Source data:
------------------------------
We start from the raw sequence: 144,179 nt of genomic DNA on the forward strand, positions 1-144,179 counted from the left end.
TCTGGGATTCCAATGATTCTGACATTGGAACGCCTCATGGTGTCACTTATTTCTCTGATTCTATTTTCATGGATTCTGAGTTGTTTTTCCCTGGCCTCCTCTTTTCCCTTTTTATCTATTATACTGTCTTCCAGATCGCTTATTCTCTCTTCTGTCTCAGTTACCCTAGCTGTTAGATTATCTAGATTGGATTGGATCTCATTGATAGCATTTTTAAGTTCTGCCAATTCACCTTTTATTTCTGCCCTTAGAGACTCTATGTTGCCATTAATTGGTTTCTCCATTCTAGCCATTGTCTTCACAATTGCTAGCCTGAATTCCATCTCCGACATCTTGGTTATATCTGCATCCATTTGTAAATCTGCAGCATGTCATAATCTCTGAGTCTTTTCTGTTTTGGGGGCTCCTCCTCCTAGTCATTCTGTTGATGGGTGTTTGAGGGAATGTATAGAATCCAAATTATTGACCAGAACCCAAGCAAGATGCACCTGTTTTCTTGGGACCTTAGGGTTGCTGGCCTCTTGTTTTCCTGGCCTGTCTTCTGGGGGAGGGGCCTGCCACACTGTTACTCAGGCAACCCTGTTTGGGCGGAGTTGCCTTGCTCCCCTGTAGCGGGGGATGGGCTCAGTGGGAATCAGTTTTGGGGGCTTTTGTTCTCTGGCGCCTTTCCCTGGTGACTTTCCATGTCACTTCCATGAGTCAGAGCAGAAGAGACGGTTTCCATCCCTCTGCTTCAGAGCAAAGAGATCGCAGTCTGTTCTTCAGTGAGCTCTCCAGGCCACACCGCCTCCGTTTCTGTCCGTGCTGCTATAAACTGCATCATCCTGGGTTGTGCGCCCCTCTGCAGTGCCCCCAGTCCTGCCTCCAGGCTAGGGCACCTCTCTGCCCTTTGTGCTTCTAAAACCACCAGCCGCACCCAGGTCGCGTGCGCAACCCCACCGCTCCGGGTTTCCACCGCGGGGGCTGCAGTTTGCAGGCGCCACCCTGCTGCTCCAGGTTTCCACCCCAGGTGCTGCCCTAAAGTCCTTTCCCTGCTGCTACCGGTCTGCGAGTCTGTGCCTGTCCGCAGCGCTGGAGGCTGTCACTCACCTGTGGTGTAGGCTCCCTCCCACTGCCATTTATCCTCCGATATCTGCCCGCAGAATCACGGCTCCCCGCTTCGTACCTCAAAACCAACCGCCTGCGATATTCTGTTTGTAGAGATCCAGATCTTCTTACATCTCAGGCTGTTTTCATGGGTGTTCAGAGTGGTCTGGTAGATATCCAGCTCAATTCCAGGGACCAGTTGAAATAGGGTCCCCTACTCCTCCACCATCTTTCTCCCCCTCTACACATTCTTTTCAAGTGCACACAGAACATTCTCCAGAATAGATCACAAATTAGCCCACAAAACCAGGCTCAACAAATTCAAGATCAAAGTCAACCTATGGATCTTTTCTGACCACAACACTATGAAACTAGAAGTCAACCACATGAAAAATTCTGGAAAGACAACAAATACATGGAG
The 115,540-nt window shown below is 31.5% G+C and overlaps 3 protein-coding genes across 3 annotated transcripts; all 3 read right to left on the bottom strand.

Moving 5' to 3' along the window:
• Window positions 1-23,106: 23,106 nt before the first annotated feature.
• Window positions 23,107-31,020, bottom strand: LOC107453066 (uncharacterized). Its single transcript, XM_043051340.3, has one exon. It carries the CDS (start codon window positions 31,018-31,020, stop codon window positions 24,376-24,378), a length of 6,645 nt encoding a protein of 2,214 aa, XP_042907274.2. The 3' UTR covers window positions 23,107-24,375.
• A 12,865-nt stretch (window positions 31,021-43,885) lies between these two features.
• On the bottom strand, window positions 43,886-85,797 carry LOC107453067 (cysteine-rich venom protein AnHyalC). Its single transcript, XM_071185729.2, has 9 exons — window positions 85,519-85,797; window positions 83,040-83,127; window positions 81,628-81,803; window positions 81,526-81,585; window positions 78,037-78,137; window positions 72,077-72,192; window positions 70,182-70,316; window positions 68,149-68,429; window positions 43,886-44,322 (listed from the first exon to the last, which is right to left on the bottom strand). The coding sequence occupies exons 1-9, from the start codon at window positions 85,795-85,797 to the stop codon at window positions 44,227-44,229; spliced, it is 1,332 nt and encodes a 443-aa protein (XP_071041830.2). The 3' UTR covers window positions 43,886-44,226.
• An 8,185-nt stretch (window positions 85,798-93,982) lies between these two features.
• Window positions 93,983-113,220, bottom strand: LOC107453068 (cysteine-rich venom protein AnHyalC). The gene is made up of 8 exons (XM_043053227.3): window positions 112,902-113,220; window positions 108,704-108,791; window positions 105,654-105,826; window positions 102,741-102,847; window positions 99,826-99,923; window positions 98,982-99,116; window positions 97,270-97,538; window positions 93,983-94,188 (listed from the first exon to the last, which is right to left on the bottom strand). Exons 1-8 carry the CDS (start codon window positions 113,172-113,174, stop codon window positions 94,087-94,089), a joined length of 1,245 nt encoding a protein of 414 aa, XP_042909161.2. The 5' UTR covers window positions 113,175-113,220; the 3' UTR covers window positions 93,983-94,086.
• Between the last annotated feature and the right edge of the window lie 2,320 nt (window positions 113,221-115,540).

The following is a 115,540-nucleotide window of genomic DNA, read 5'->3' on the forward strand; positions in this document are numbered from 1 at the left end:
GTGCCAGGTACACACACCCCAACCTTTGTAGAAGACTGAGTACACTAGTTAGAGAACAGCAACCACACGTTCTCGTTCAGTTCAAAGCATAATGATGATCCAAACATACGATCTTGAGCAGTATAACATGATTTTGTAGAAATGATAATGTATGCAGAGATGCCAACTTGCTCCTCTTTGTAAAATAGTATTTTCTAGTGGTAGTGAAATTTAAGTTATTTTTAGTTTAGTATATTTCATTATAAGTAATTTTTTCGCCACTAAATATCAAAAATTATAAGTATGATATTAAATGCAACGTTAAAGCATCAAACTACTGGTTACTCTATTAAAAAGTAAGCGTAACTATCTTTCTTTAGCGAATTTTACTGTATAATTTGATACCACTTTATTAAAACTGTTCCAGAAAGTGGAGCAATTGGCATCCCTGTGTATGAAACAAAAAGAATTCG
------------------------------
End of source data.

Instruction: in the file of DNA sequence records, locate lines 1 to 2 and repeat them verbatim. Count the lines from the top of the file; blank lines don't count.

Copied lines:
We start from the raw sequence: 144,179 nt of genomic DNA on the forward strand, positions 1-144,179 counted from the left end.
TCTGGGATTCCAATGATTCTGACATTGGAACGCCTCATGGTGTCACTTATTTCTCTGATTCTATTTTCATGGATTCTGAGTTGTTTTTCCCTGGCCTCCTCTTTTCCCTTTTTATCTATTATACTGTCTTCCAGATCGCTTATTCTCTCTTCTGTCTCAGTTACCCTAGCTGTTAGATTATCTAGATTGGATTGGATCTCATTGATAGCATTTTTAAGTTCTGCCAATTCACCTTTTATTTCTGCCCTTAGAGACTCTATGTTGCCATTAATTGGTTTCTCCATTCTAGCCATTGTCTTCACAATTGCTAGCCTGAATTCCATCTCCGACATCTTGGTTATATCTGCATCCATTTGTAAATCTGCAGCATGTCATAATCTCTGAGTCTTTTCTGTTTTGGGGGCTCCTCCTCCTAGTCATTCTGTTGATGGGTGTTTGAGGGAATGTATAGAATCCAAATTATTGACCAGAACCCAAGCAAGATGCACCTGTTTTCTTGGGACCTTAGGGTTGCTGGCCTCTTGTTTTCCTGGCCTGTCTTCTGGGGGAGGGGCCTGCCACACTGTTACTCAGGCAACCCTGTTTGGGCGGAGTTGCCTTGCTCCCCTGTAGCGGGGGATGGGCTCAGTGGGAATCAGTTTTGGGGGCTTTTGTTCTCTGGCGCCTTTCCCTGGTGACTTTCCATGTCACTTCCATGAGTCAGAGCAGAAGAGACGGTTTCCATCCCTCTGCTTCAGAGCAAAGAGATCGCAGTCTGTTCTTCAGTGAGCTCTCCAGGCCACACCGCCTCCGTTTCTGTCCGTGCTGCTATAAACTGCATCATCCTGGGTTGTGCGCCCCTCTGCAGTGCCCCCAGTCCTGCCTCCAGGCTAGGGCACCTCTCTGCCCTTTGTGCTTCTAAAACCACCAGCCGCACCCAGGTCGCGTGCGCAACCCCACCGCTCCGGGTTTCCACCGCGGGGGCTGCAGTTTGCAGGCGCCACCCTGCTGCTCCAGGTTTCCACCCCAGGTGCTGCCCTAAAGTCCTTTCCCTGCTGCTACCGGTCTGCGAGTCTGTGCCTGTCCGCAGCGCTGGAGGCTGTCACTCACCTGTGGTGTAGGCTCCCTCCCACTGCCATTTATCCTCCGATATCTGCCCGCAGAATCACGGCTCCCCGCTTCGTACCTCAAAACCAACCGCCTGCGATATTCTGTTTGTAGAGATCCAGATCTTCTTACATCTCAGGCTGTTTTCATGGGTGTTCAGAGTGGTCTGGTAGATATCCAGCTCAATTCCAGGGACCAGTTGAAATAGGGTCCCCTACTCCTCCACCATCTTTCTCCCCCTCTACACATTCTTTTCAAGTGCACACAGAACATTCTCCAGAATAGATCACAAATTAGCCCACAAAACCAGGCTCAACAAATTCAAGATCAAAGTCAACCTATGGATCTTTTCTGACCACAACACTATGAAACTAGAAGTCAACCACATGAAAAATTCTGGAAAGACAACAAATACATGGAG